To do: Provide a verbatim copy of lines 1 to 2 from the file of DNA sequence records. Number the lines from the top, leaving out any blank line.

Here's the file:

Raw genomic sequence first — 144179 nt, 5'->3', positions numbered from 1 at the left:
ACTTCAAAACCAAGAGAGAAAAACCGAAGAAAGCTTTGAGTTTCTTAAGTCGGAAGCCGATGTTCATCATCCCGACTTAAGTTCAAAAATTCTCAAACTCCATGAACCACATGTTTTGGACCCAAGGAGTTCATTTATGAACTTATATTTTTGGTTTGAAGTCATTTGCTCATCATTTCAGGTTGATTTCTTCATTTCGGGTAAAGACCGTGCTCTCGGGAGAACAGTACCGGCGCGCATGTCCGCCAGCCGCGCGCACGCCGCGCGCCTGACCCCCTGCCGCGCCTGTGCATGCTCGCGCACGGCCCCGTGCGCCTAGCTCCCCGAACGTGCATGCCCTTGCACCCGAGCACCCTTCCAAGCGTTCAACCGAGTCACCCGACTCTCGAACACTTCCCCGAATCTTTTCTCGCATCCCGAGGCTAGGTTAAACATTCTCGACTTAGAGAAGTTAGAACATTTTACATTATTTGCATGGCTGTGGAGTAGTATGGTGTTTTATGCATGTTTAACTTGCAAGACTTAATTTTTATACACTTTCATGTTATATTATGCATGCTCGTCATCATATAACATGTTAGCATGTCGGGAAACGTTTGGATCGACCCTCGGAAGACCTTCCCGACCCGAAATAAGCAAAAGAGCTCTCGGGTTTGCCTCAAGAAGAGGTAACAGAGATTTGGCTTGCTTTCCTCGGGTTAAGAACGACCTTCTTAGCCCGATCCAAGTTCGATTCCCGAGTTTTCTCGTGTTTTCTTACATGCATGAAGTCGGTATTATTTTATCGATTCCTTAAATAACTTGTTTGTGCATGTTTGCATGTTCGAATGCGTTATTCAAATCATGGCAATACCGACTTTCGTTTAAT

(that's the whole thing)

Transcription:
Raw genomic sequence first — 144179 nt, 5'->3', positions numbered from 1 at the left:
ACTTCAAAACCAAGAGAGAAAAACCGAAGAAAGCTTTGAGTTTCTTAAGTCGGAAGCCGATGTTCATCATCCCGACTTAAGTTCAAAAATTCTCAAACTCCATGAACCACATGTTTTGGACCCAAGGAGTTCATTTATGAACTTATATTTTTGGTTTGAAGTCATTTGCTCATCATTTCAGGTTGATTTCTTCATTTCGGGTAAAGACCGTGCTCTCGGGAGAACAGTACCGGCGCGCATGTCCGCCAGCCGCGCGCACGCCGCGCGCCTGACCCCCTGCCGCGCCTGTGCATGCTCGCGCACGGCCCCGTGCGCCTAGCTCCCCGAACGTGCATGCCCTTGCACCCGAGCACCCTTCCAAGCGTTCAACCGAGTCACCCGACTCTCGAACACTTCCCCGAATCTTTTCTCGCATCCCGAGGCTAGGTTAAACATTCTCGACTTAGAGAAGTTAGAACATTTTACATTATTTGCATGGCTGTGGAGTAGTATGGTGTTTTATGCATGTTTAACTTGCAAGACTTAATTTTTATACACTTTCATGTTATATTATGCATGCTCGTCATCATATAACATGTTAGCATGTCGGGAAACGTTTGGATCGACCCTCGGAAGACCTTCCCGACCCGAAATAAGCAAAAGAGCTCTCGGGTTTGCCTCAAGAAGAGGTAACAGAGATTTGGCTTGCTTTCCTCGGGTTAAGAACGACCTTCTTAGCCCGATCCAAGTTCGATTCCCGAGTTTTCTCGTGTTTTCTTACATGCATGAAGTCGGTATTATTTTATCGATTCCTTAAATAACTTGTTTGTGCATGTTTGCATGTTCGAATGCGTTATTCAAATCATGGCAATACCGACTTTCGTTTAAT